“It is suggested that the United States is to be regarded as a domestic corporation, [*485] so far as the State of New York is concerned. We think this contention has no support in reason or authority. A domestic corporation is the creature of this state created by its legislature, or located here and created by or under the laws of the United States. (Code of Civil Pro., § 3343, sub. 18.) The United States is a government and body politic and corporate, ordained and established by the American people acting through the sovereignty of all the states.”
-- In re Merriam’s Estate, 36 N.E. 505 (1894).
In Volume 19, CJS (Corpus Juris Sec.) § 968 one finds the statement that “The United States government is a foreign corporation with respect to a State.” The above case is cited as the authority. That the United States is a foreign corporation is exactly what the court held. By affirming the decision, the United States Supreme Court concurred in U.S. v. Perkins, 163 U.S. 625 (1896). The legal definition of a "foreign corporation" is different from the colloquial use of the phrase.
Two attorneys made argument for the United States in the New York Court of Appeals. One attorney, Jesse Johnson, argued that “stock held by decedent in foreign corporations should not be included in the value on which the tax is to be levied.” However, Charles Baker argued that the “legacy in question on the death of the testator vested immediately in the United States, and became at once their property, free from liability to taxation.” Baker then confronted the court with an either/or position. Either the United States was not a corporation at all, and therefore not within the meaning of those terms employed in the New York laws, OR the United States was a domestic corporation entitled to all the privileges and immunities respectively. The court did not find for either argument. It held the United States was a corporation, it was not domestic, and was not immune from being taxed on the legacy of the estate. It further held that the tax imposed was on the right of succession and not on the property itself, rendering the United States argument with respect to stocks of foreign corporations completely moot. The Supreme Court affirmed New York’s holding by stating that the legacy became the property of the United States only after it had suffered a dimunation to the amount of the tax. However the Supreme Court also made clear that the United States was not one of the class of corporations intended by law to be exempt from taxation and that the United States was indeed a government corporation.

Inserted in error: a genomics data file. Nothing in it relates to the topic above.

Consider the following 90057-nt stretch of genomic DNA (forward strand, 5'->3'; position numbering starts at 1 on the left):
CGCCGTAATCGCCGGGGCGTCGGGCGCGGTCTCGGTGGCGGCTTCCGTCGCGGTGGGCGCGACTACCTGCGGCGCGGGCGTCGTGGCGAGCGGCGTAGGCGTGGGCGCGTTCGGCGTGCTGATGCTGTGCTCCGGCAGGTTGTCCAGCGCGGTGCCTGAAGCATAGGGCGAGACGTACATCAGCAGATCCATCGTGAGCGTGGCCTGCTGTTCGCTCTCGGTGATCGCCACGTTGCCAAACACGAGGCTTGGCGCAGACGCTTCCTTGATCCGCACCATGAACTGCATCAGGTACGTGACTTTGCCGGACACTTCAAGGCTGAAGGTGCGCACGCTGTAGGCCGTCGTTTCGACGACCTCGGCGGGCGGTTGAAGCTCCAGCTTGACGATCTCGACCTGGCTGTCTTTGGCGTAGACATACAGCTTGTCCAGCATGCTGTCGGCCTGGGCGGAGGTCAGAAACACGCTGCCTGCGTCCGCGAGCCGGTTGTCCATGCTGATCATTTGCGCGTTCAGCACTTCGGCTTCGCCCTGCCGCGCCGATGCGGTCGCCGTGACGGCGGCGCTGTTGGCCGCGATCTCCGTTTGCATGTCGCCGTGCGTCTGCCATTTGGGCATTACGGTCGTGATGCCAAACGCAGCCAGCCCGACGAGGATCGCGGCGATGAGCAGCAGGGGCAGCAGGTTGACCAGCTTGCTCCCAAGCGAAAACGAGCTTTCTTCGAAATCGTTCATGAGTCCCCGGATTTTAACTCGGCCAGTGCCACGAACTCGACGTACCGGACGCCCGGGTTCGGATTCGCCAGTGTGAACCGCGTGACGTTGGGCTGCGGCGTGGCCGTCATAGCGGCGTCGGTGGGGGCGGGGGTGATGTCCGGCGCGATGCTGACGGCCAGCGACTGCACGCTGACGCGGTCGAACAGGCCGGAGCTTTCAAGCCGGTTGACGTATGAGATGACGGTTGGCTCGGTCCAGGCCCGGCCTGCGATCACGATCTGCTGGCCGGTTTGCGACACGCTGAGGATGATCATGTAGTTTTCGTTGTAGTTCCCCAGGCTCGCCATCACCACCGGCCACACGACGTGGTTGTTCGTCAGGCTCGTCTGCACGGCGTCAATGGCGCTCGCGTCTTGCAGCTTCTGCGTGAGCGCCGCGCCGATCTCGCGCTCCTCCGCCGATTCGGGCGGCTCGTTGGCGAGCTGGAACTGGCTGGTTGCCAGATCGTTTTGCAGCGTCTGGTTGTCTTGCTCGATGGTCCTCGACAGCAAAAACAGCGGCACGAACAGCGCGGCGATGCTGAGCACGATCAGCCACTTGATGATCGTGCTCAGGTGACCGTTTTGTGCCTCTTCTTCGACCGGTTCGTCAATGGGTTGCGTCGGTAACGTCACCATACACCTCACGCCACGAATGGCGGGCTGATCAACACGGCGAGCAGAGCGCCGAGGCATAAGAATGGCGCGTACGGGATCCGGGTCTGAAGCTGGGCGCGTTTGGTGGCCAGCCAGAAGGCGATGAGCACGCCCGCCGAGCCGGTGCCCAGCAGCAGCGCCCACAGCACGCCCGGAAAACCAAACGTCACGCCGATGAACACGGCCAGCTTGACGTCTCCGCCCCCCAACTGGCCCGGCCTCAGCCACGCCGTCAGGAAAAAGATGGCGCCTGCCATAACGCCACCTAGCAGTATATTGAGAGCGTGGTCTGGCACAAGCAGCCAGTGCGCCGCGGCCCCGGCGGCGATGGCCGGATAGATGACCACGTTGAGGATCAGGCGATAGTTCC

There is no arguing to the contrary. The United States is a foreign corporation. In fact, if one reads Title 28 USCS § 297, the “compact states” of subsection (a) are clearly defined as “countries” in subsection (b). So if the United States is a foreign corporation in relation to a group of “countries,” then what are the ramifications to those who have dual citizenship, especially when the foreign corporation formally enters into bankruptcy and becomes pledged to a third party creditor?
This is also supported by the statement; "The United States Government is a Foreign Corporation With Respect to a State", Volume 20, Corpus Juris Sec. § 1785 based on the definitions § 1783. "Definitions" and § 1784. "What Are Foreign Corporations".
For supporting material and evidence see the following with references...
"Essay on Citizenship"
"The United States Government is a Foreign Corporation With Respect to a State", Volume 20: Corpus Juris Sec. § 1785